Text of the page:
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WND – Basil & Gruyere Crusted Chicken

January 24, 2008

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I once read a fantasy novel that, via various plot machinations, involved a 9th century woman from the Russian Steppes becoming the daughter-in-law of a 20th century Russian immigrant to Canada. The male protagonist was understandably somewhat concerned as to how these two women in his life would get along, but was immediately reassured when he came upon them in the kitchen.

“What surprised him was her instinctive grasp of what Mother needed her to do. She seemed to understand loading and unloading the dishwasher immediately, even though no one had explained to her what the dishwasher was or what it did. She seemed to know what tool Mother wanted and, most amazingly of all, where it was in the kitchen.

[ . . . . ] Katerina apparently recognized the tool when she saw it, because her hands already knew how to use it. Not only that, but she had got such a feel for the kitchen already that she knew where in the kitchen Mother would have put such a tool”

Enchantment, Orson Scott Card –

To my credit I did not throw the book across the room. I can barely find things in my mother’s kitchen, much less instinctively finding anything in someone else’s kitchen. Usually in someone else’s kitchen I end up wandering around opening every drawer and poking into cabinets trying to find a knife only to realize they keep them in a knife block on their counter.

There is no mystical understanding of women in the kitchen. I’ve lived with my roommate for the better part of eight years, and when she cooks she still comes out of the kitchen to ask me where things are. I’d like to think that my kitchen is organized in a logical fashion, but I recognize that it’s a wholly internal logic that makes sense only to me and frequently not even then. Why the potato masher, the pastry brush and the baster are all in the same drawer, while the spatulas, tongs and soup ladles are in another owes something to logic and something to the pragmatic reality of where they happen to fit.

This has nothing to do with what I made for Dinner this week, it’s just a quote that’s always stuck with me as being completely nonsensical and clearly written by someone who’s either never tried to find something in an unfamiliar kitchen or has a wife with deeply magical powers.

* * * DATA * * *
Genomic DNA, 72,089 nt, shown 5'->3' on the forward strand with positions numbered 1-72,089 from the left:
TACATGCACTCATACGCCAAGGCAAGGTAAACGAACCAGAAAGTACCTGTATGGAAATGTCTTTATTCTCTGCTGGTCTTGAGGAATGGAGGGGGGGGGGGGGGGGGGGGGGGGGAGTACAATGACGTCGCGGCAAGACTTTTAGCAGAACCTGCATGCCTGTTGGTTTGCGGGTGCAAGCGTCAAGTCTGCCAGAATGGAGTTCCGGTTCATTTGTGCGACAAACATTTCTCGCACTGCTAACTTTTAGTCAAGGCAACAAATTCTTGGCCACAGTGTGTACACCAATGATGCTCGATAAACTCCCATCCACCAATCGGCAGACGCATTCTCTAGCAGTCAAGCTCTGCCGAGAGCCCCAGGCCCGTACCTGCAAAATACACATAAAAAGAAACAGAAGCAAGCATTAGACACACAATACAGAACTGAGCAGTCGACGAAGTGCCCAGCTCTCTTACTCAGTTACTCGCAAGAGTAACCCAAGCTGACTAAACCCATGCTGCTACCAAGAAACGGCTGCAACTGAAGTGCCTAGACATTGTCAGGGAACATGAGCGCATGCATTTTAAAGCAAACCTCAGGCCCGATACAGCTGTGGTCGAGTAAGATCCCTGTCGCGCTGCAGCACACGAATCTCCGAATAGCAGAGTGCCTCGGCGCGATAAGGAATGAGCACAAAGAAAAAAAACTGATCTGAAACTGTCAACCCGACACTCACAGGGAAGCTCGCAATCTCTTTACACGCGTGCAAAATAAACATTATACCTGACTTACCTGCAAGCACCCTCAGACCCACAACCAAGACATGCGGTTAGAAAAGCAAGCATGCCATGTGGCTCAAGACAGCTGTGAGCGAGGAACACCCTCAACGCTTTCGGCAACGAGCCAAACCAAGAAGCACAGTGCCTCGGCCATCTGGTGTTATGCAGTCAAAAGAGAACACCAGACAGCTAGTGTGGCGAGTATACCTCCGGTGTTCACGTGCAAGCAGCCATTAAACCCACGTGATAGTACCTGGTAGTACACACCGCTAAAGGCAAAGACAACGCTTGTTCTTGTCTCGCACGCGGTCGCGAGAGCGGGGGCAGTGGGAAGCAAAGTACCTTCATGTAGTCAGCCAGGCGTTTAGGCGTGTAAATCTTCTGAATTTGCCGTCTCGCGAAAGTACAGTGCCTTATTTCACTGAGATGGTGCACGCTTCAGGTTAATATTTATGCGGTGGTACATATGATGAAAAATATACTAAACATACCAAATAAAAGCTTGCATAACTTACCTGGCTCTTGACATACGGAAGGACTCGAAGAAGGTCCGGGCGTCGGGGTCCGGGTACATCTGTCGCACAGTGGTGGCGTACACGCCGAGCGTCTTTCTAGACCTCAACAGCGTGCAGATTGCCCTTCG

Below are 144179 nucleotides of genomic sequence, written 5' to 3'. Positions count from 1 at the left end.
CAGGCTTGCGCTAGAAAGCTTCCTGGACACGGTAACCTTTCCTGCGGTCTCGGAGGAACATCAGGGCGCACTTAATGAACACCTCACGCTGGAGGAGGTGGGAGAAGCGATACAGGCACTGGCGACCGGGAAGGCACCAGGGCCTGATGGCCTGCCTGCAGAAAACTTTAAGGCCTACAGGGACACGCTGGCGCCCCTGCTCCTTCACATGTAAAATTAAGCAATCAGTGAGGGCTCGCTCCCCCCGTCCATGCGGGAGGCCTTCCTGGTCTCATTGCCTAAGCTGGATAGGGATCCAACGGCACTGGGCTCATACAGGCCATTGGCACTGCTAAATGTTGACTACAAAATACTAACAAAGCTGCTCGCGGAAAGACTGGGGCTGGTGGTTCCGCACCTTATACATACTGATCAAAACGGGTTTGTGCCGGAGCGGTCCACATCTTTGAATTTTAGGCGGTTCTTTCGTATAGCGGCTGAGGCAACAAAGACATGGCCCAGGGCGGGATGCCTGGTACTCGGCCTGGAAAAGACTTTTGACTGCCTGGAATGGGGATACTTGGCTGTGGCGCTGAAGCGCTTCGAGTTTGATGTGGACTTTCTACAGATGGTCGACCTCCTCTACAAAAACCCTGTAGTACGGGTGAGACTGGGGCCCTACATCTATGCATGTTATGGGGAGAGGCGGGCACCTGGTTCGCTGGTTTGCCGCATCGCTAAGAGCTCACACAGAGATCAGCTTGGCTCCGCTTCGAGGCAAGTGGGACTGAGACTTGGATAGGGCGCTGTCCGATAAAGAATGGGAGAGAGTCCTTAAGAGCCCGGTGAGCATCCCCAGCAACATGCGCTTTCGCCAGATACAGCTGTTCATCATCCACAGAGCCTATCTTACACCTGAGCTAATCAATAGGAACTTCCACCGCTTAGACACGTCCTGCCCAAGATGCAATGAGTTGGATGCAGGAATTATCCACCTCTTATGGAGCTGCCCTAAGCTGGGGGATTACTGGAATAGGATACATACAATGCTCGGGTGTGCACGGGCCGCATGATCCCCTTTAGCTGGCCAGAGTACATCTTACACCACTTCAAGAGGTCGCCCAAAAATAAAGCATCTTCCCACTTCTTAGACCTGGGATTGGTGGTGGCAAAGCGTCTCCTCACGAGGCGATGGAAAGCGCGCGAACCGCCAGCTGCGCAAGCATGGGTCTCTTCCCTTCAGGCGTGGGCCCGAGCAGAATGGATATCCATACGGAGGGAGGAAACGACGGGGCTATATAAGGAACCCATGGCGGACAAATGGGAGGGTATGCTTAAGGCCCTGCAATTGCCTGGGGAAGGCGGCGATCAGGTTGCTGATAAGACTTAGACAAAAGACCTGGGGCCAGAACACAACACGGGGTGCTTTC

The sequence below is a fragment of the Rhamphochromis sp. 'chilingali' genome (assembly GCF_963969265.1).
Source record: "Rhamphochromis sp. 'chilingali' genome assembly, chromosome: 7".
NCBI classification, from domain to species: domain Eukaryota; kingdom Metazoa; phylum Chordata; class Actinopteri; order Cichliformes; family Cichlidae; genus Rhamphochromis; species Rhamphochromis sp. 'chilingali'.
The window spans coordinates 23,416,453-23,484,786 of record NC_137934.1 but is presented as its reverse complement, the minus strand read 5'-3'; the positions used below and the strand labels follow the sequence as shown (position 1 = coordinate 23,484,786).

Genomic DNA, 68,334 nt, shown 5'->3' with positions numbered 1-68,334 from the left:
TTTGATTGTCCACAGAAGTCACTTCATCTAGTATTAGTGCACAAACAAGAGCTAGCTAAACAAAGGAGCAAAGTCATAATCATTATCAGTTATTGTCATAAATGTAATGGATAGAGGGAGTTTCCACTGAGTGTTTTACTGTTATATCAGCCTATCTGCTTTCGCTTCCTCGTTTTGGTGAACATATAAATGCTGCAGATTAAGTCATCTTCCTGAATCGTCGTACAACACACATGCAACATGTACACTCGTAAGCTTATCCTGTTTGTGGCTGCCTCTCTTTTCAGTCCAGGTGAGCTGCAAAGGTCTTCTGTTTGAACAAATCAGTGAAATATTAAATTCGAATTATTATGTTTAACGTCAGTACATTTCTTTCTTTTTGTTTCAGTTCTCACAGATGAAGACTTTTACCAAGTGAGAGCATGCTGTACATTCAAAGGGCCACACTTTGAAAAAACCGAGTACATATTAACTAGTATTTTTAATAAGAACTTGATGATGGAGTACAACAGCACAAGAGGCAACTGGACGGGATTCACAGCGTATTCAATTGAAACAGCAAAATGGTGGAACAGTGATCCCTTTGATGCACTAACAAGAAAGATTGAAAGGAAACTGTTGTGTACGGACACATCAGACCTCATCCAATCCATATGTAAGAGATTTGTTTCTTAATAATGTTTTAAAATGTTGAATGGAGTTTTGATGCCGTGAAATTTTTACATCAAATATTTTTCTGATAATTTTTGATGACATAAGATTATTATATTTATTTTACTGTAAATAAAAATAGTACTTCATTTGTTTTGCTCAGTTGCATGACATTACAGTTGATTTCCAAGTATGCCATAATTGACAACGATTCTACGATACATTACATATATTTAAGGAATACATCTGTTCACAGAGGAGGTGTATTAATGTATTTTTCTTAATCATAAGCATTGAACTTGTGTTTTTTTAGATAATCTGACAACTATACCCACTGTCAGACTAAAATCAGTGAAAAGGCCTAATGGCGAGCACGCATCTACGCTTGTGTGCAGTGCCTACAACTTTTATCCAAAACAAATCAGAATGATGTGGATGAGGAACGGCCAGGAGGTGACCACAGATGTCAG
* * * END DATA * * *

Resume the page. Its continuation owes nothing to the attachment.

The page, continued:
Basil/Gruyere Crusted Chicken
Rice
Broccoli
Salad

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Basil/Gruyere Crusted Chicken
(serves 6)

Topping
2.5 oz basil leaves *
3 slices fresh bread
5-6 garlic cloves
5-6 oz gruyere
Olive oil
Salt/pepper

In a food processor pulse the bread until you have bread crumbs. Add the basil, garlic, and gruyere and pulse until everything is finely chopped. Season with salt and pepper and pulse briefly to combine. Add olive oil in a stream until the topping just holds together. You’re looking for a texture in between bread crumbs and pesto.

* This is a more or less arbitrary amount of basil and represents the size of a large packet of basil in my grocery store. You can also add parsley if you like.

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Chicken
Butterfly four chicken breasts and place on a lightly oiled rimmed baking sheet. Place about 2 Tbsp of topping on each piece of chicken and pat down to form an even layer.

Bake at 350 for about 15-20 minutes until the chicken is cooked through.

Notes: You can make the topping a day ahead, but the green of the basil will turn a little muddy, and it’s so easy to do that it’s not really worth doing it in advance unless you’re going to be really pressed for time when you’re making dinner.

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One comment

  1. […] Recipe previously given: Basil & Gruyere Crusted Chicken […]



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